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Jeffrey S. Reid
,
Angela Benedetti
,
Peter R. Colarco
, and
James A. Hansen

No Abstract available.

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Ad Stoffelen
,
Angela Benedetti
,
Régis Borde
,
Alain Dabas
,
Pierre Flamant
,
Mary Forsythe
,
R. Michael Hardesty
,
Lars Isaksen
,
Erland Källén
,
Heiner Körnich
,
Tsengdar Lee
,
Oliver Reitebuch
,
Michael Rennie
,
Lars-Peter Riishøjgaard
,
Harald Schyberg
,
Anne Grete Straume
, and
Michael Vaughan
Full access
Ad Stoffelen
,
Angela Benedetti
,
Régis Borde
,
Alain Dabas
,
Pierre Flamant
,
Mary Forsythe
,
Mike Hardesty
,
Lars Isaksen
,
Erland Källén
,
Heiner Körnich
,
Tsengdar Lee
,
Oliver Reitebuch
,
Michael Rennie
,
Lars-Peter Riishøjgaard
,
Harald Schyberg
,
Anne Grete Straume
, and
Michael Vaughan

Abstract

The Aeolus mission objectives are to improve numerical weather prediction (NWP) and enhance the understanding and modeling of atmospheric dynamics on global and regional scale. Given the first successes of Aeolus in NWP, it is time to look forward to future vertical wind profiling capability to fulfill the rolling requirements in operational meteorology. Requirements for wind profiles and information on vertical wind shear are constantly evolving. The need for high-quality wind and profile information to capture and initialize small-amplitude, fast-evolving, and mesoscale dynamical structures increases, as the resolution of global NWP improved well into the 3D turbulence regime on horizontal scales smaller than 500 km. In addition, advanced requirements to describe the transport and dispersion of atmospheric constituents and better depict the circulation on climate scales are well recognized. Direct wind profile observations over the oceans, tropics, and Southern Hemisphere are not provided by the current global observing system. Looking to the future, most other wind observation techniques rely on cloud or regions of water vapor and are necessarily restricted in coverage. Therefore, after its full demonstration, an operational Aeolus-like follow-on mission obtaining globally distributed wind profiles in clear air by exploiting molecular scattering remains unique.

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Lucia Mona
,
Vassilis Amiridis
,
Emilio Cuevas
,
Antonis Gkikas
,
Serena Trippetta
,
Sophie Vandenbussche
,
Angela Benedetti
,
Pavla Dagsson-Waldhauserova
,
Paola Formenti
,
Alexander Haefele
,
Stelios Kazadzis
,
Peter Knippertz
,
Benoit Laurent
,
Fabio Madonna
,
Slobodan Nickovic
,
Nikolaos Papagiannopoulos
,
Gelsomina Pappalardo
,
Carlos Pérez García-Pando
,
Thomas Popp
,
Sergio Rodríguez
,
Andrea Sealy
,
Nobuo Sugimoto
,
Enric Terradellas
,
Ana Vukovic Vimic
,
Bernadette Weinzierl
, and
Sara Basart

Abstract

Mineral dust produced by wind erosion of arid and semi-arid surfaces is a major component of atmospheric aerosol that affects climate, weather, ecosystems, and socio-economic sectors such as human health, transportation, solar energy, and air quality. Understanding these effects and ultimately improving the resilience of affected countries requires a reliable, dense, and diverse set of dust observations, fundamental for the development and the provision of skillful dust forecasts tailored products. The last decade has seen a notable improvement of dust observational capabilities in terms of considered parameters, geographical coverage, and delivery times, as well as of tailored products of interest to both the scientific community and the various end-users. Given this progress, here we review the current state of observational capabilities including in-situ, ground-based and satellite remote sensing observations, in Northern Africa, the Middle East and Europe for the provision of dust information considering the needs of various users. We also critically discuss observational gaps and related unresolved questions while providing suggestions for overcoming the current limitations. Our review aims to be a milestone for discussing dust observational gaps at a global level to address the needs of users, from research communities to non-scientific stakeholders.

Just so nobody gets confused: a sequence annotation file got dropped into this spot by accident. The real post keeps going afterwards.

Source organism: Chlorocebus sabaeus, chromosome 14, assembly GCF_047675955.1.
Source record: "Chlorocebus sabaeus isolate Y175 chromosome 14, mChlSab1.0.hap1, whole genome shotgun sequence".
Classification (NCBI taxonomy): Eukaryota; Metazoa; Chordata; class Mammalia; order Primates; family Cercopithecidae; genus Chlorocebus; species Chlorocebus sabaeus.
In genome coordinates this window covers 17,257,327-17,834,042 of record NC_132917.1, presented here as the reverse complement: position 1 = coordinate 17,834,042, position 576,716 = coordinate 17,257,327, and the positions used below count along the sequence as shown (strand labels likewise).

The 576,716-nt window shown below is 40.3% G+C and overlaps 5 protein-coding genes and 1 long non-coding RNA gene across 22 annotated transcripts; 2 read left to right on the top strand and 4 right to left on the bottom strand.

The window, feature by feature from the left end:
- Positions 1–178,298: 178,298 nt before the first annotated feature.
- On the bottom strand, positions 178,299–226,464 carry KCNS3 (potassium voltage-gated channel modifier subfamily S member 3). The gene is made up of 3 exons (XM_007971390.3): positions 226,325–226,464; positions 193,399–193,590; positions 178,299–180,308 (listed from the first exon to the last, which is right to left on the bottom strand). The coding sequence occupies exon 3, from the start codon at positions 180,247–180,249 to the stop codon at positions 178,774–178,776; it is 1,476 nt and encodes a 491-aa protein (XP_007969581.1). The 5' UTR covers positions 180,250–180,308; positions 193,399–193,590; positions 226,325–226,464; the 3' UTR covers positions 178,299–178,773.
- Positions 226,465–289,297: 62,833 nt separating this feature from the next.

Open access

THE CLOUDSAT MISSION AND THE A-TRAIN

A New Dimension of Space-Based Observations of Clouds and Precipitation

Graeme L. Stephens
,
Deborah G. Vane
,
Ronald J. Boain
,
Gerald G. Mace
,
Kenneth Sassen
,
Zhien Wang
,
Anthony J. Illingworth
,
Ewan J. O'connor
,
William B. Rossow
,
Stephen L. Durden
,
Steven D. Miller
,
Richard T. Austin
,
Angela Benedetti
,
Cristian Mitrescu
, and
the CloudSat Science Team

CloudSat is a satellite experiment designed to measure the vertical structure of clouds from space. The expected launch of CloudSat is planned for 2004, and once launched, CloudSat will orbit in formation as part of a constellation of satellites (the A-Train) that includes NASA's Aqua and Aura satellites, a NASA–CNES lidar satellite (CALIPSO), and a CNES satellite carrying a polarimeter (PARASOL). A unique feature that CloudSat brings to this constellation is the ability to fly a precise orbit enabling the fields of view of the CloudSat radar to be overlapped with the CALIPSO lidar footprint and the other measurements of the constellation. The precision and near simultaneity of this overlap creates a unique multisatellite observing system for studying the atmospheric processes essential to the hydrological cycle.

The vertical profiles of cloud properties provided by CloudSat on the global scale fill a critical gap in the investigation of feedback mechanisms linking clouds to climate. Measuring these profiles requires a combination of active and passive instruments, and this will be achieved by combining the radar data of CloudSat with data from other active and passive sensors of the constellation. This paper describes the underpinning science and general overview of the mission, provides some idea of the expected products and anticipated application of these products, and the potential capability of the A-Train for cloud observations. Notably, the CloudSat mission is expected to stimulate new areas of research on clouds. The mission also provides an important opportunity to demonstrate active sensor technology for future scientific and tactical applications. The CloudSat mission is a partnership between NASA's JPL, the Canadian Space Agency, Colorado State University, the U.S. Air Force, and the U.S. Department of Energy.